Although Anderson lived in McKean County continuously since the accident, the district attorney's office was unable to contact her. It concluded that her testimony was necessary based on interview notes of a private investigator whom lawyers had hired concerning a related civil claim. To support its argument, the Commonwealth introduced the investigator's report into evidence. Relying on the private investigator's notes, the Commonwealth represented to the court that Anderson told the investigator that Matis entered the tavern at 1:45 a.m. and asked for a mixed drink, but that she served him a soft drink instead because he was visibly intoxicated. According to the notes, Matis was with one of the victims, and with his companion he left the tavern at 2:10 a.m., approximately ten to fifteen minutes before the accident.

At the conclusion of the hearing, the trial court denied the Commonwealth's request for a continuance. The court held that the Commonwealth was not diligent in assuring Anderson's attendance at trial. In addition, the trial court relied on the fact that the Commonwealth did not introduce any expert testimony at the hearing on the motion to continue to establish that Anderson's testimony was necessary to lay a foundation for the expert's relation back opinion.

The Commonwealth filed a Notice of Appeal of that Order to the Superior Court on January 27, 1993, the date on which the trial was scheduled to begin. The Commonwealth did not seek permission from the trial court to appeal this interlocutory order pursuant to Rule 312 of the Rules of Appellate Procedure. Instead, it filed a notice of appeal containing a certification that the trial court's Order denying the Motion to Continue substantially impaired the prosecution. The trial court took no action while the appeal was pending because it believed that the filing of the Commonwealth's appeal divested it of jurisdiction. The Superior Court granted Matis' Motion to Quash the appeal by Order dated December 8, 1993. The Commonwealth filed a Motion to Reconsider, which the Superior Court denied.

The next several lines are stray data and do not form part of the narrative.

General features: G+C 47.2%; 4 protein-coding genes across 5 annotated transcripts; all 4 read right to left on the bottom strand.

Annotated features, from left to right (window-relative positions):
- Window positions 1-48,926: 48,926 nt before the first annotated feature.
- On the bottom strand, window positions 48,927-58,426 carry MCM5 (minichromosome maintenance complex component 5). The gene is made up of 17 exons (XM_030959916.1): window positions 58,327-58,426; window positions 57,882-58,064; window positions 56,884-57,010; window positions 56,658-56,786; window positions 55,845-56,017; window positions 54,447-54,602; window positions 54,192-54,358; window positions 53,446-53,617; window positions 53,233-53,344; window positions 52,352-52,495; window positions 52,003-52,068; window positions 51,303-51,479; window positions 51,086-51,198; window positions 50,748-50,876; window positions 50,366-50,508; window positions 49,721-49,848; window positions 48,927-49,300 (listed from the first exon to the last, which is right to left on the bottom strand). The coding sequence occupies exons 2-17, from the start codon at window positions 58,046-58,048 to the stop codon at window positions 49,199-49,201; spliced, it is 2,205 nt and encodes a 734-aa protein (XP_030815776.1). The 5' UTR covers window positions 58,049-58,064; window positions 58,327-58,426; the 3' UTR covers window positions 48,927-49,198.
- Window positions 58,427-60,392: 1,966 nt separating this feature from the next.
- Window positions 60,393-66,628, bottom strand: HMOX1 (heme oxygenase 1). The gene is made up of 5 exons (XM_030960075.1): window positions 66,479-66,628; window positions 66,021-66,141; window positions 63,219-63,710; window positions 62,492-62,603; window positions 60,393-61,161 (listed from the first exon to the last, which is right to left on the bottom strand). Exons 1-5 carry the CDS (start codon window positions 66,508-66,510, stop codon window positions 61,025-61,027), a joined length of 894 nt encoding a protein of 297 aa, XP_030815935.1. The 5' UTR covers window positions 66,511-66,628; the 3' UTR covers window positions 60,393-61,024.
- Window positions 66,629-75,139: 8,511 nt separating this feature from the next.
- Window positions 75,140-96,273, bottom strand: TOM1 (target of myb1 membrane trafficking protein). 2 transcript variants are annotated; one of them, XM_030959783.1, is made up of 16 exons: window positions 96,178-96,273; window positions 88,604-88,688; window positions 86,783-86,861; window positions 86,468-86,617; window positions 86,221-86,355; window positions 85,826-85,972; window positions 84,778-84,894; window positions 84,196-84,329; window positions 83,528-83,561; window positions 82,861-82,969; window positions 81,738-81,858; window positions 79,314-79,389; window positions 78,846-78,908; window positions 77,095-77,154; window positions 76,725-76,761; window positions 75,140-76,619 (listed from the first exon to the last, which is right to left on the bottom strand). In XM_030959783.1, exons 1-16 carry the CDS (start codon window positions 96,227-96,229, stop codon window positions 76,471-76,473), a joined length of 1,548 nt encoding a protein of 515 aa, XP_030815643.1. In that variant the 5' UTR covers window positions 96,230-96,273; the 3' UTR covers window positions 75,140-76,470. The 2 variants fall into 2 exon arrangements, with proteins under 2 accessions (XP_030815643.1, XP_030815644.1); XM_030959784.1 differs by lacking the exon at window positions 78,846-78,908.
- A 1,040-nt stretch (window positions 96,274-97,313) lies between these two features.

On January 12, 1994, Matis filed a motion in the trial court to dismiss the charges against him pursuant to Pa.R.Crim.P. 1100, in which he alleged that the Commonwealth failed to exercise due diligence in bringing him to trial and filed a frivolous appeal in bad faith from a non-appealable interlocutory order for the sole purpose of delaying the trial.

On January 28, 1994, the trial court granted Matis' Motion to Dismiss the charges pursuant to Rule 1100. Although the trial court rejected Matis' claim that the Commonwealth acted in bad faith when it filed the appeal, it discharged Matis because it concluded that the Commonwealth did not exercise due diligence in bringing him to trial. Matis continues to argue that the prosecutor took the appeal to the Superior Court in bad faith and to delay the beginning of his trial. Although the trial court's Opinion is silent on this issue, the trial court expressly rejected that assertion in court when it stated the following:

I at no time made a finding that the Commonwealth was acting in bad faith. And after hearing argument today, there's been no evidence presented or even any argument that persuaded me that the Commonwealth acted in bad faith in taking the appeal.